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authorIanOsgood <IanOsgood@web>2010-10-20 16:46:48 (GMT)
committer Portland State Aerospace Society <psas@psas.svcs.cs.pdx.edu>2010-10-20 16:46:48 (GMT)
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parentf6fc5367af1b863703dbdb554a0f65cfe1cfe49d (diff)
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Indonesia's RPS-420
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@@ -4,7 +4,7 @@ We're trying to figure out what the smallest vehicle that will take between 1 -
But we can also come at it the other way: what other very small orbital vehicles actually exist?
-Wikipedia has a [giant list](http://en.wikipedia.org/wiki/Comparison_of_small_lift_launch_systems) of launch vehicles, of course, but they skip most of the interesting "early" tries of the 1950's - 1980's. I've tried to collect a few comparable ones here. The candidates must have successfully inserted a satellite into >= 1 orbit. There are *all* sorts of specs in the comparison which we've ignored here, or that may not really be comparable; this is just an overview of the different launch vehicles.
+Wikipedia has a [giant list](http://en.wikipedia.org/wiki/Comparison_of_small_lift_launch_systems) of launch vehicles, of course, but they skip most of the interesting "early" tries of the 1950's - 1980's. I've tried to collect a few comparable ones here. The candidates must have successfully inserted a satellite into >= 1 orbit. There are *all* sorts of specs in the comparison which we've ignored here, or that may not really be comparable; this is just an overview of the different launch vehicles.[7]
[[!table class="data" data="""
County | Org. | Vehicle Name | Stages | Propellant | M_LEO (kg) | M_launch (kg) | N_liftoff (kN) | Height (m) | Diameter (m) | Notes
@@ -14,7 +14,7 @@ India | ISRO | SLV-3[5] | 4 | Solid | 40
UK | RAE | Black Arrow[3] | 3 | H<sub>2</sub>0<sub>2</sub>/Kerosene + solid | 73 | 18,130 | 222 | 13.0 | 1.98 | 1971-10-28 took Prospero[4] satellite to LEO.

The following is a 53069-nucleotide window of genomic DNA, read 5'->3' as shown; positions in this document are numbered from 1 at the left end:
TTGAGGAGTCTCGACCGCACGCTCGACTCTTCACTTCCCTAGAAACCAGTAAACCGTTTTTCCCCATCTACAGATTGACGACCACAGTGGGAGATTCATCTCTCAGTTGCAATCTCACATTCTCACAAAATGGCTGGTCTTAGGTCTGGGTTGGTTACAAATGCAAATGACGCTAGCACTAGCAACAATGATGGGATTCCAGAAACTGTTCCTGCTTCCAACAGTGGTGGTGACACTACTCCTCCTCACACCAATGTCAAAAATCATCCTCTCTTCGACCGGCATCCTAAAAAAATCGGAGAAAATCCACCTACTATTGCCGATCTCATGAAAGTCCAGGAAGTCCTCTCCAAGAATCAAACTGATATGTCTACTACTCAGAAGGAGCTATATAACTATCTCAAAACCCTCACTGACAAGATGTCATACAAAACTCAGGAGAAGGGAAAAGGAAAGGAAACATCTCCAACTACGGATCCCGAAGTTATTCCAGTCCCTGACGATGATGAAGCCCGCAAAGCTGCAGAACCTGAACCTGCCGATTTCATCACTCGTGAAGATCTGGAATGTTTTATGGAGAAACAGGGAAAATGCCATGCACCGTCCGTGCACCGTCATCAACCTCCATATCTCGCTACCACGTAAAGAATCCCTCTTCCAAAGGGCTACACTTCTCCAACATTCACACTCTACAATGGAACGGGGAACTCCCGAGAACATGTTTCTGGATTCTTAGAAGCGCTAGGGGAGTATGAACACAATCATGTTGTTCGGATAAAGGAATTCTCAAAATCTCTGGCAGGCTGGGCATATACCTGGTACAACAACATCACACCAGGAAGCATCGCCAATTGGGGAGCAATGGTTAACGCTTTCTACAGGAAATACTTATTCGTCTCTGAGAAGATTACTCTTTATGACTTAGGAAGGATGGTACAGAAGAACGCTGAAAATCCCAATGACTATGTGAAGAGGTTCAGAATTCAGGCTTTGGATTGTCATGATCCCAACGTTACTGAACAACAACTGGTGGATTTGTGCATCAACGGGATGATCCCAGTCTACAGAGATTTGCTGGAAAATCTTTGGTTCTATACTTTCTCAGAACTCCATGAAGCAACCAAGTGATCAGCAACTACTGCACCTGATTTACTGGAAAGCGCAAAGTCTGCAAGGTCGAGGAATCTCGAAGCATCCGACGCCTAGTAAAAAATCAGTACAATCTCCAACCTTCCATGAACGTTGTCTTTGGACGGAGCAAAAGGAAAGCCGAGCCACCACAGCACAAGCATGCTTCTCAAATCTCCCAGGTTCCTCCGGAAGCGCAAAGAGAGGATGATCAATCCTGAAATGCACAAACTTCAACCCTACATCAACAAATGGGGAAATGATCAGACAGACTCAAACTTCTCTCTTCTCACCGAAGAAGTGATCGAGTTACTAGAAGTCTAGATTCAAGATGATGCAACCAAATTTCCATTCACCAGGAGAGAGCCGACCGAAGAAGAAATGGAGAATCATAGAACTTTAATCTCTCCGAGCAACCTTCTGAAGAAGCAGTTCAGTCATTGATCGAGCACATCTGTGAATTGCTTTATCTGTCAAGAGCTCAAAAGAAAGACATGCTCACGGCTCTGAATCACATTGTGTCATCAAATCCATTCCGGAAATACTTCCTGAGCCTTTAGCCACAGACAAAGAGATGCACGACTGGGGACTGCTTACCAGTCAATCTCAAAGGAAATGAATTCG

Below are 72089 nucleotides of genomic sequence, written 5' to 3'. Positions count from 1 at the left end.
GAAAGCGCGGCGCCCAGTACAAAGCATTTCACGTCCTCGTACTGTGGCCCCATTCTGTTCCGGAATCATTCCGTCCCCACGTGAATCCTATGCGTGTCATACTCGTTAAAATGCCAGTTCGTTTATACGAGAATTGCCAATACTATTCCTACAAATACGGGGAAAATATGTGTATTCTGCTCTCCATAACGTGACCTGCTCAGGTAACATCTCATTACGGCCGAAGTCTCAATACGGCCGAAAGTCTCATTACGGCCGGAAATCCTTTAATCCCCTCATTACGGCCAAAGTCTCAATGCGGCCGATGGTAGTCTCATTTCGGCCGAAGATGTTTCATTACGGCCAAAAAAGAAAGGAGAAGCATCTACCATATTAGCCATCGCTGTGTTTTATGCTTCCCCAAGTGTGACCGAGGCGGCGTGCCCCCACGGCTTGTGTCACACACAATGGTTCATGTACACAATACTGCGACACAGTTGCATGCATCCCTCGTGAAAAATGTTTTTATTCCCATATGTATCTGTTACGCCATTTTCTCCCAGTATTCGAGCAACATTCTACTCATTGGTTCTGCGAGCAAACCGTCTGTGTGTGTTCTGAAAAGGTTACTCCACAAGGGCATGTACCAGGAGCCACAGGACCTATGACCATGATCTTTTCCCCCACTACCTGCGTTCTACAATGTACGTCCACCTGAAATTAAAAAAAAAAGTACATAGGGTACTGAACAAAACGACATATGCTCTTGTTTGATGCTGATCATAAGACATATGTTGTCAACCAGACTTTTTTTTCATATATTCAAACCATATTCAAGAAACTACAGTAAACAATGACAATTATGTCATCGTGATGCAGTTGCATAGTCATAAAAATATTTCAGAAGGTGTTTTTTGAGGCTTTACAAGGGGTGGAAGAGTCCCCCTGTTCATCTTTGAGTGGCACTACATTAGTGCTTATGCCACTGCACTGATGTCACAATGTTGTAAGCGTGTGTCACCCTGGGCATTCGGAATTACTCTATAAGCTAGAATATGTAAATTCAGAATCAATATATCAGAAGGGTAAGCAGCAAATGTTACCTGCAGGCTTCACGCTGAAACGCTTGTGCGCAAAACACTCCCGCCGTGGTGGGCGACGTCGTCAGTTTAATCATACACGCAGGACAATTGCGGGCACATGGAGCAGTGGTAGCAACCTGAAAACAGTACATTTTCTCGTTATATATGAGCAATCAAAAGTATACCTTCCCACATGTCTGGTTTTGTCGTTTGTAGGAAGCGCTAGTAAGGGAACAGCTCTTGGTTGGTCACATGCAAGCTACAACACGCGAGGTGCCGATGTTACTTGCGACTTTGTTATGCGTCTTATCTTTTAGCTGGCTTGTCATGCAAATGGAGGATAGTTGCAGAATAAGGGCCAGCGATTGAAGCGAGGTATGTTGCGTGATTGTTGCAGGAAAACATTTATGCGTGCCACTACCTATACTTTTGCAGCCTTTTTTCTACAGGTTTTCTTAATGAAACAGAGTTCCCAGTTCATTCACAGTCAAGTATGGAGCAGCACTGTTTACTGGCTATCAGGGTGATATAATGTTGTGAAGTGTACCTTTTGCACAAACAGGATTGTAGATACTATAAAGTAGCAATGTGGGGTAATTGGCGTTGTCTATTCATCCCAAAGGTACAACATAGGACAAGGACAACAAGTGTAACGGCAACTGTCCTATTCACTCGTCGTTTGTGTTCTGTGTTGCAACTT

"""]]
-There are a few other rockets that would fit in the "larger end" of the table: the US [Scout](http://en.wikipedia.org/wiki/Scout_(rocket)) and the French 1960's [Diamant series](http://www.astronautix.com/lvs/diamant.htm), for example. I've left them off since they're all about the same or larger than the Black Arrow.
+There are a few other rockets that would fit in the "larger end" of the table: the US [Scout](http://en.wikipedia.org/wiki/Scout_(rocket)) and the French 1960's [Diamant series](http://www.astronautix.com/lvs/diamant.htm), for example. I've left them off since they're all about the same or larger than the Black Arrow.
Note that more modern "1st orbital vehicles" are much larger and heavier since they're obviously meant to be upgraded (e.g., Brazil's [VLS-1](http://en.wikipedia.org/wiki/VLS-1) and Iran's [Safir](http://en.wikipedia.org/wiki/Safir_(rocket)) ).
@@ -51,6 +51,13 @@ As small as the lambda 4S is, we still have a long way to go to be able to build
[[!img lanch_vehicles_compair.png size=800x800]]
+## Indonesian RPS-420
+
+Indonesia's space agency (LAPAN) is developing a microsat orbital launch vehicle along the same lines as the Lambda, but with the weight savings of modern materials and avionics. The design goal is to orbit a 25-50 kg microsat on a four-stage solid motor launcher, 9.5 m in length with stages 42 cm in diameter.[7] The first stage would be a three engine cluster. The RPS-420 has been in development since 2007, aiming for orbit in 2014. A suborbital version (RX-420) was first flown in July 2009, testing the proposed 1st and 2nd stage engine. Indonesia's suborbital program has already developed and flown avionics with CPU, 3-axis IMU, gyros, altimeter, thermometer, and GPS. Like Lambda, it would launch unguided at an 70ยบ angle of inclination.
+
+* <http://en.wikipedia.org/wiki/RPS-420>
+* <http://www.globalsecurity.org/space/world/indonesia/rps.htm>
+
## References
- [1] <http://www.astronautix.com/lvs/lambda.htm>
@@ -59,5 +66,6 @@ As small as the lambda 4S is, we still have a long way to go to be able to build
- [4] <http://en.wikipedia.org/wiki/Prospero_X-3>
- [5] <http://www.astronautix.com/lvs/slv.htm>
- [6] <http://en.wikipedia.org/wiki/Rohini_(satellite)>
+- [7] <http://en.wikipedia.org/wiki/Comparison_of_solid-fuelled_orbital_launch_systems>
- [9] <http://www.astronautix.com/lvs/vanguard.htm>
- [10] <http://en.wikipedia.org/wiki/Vanguard_1>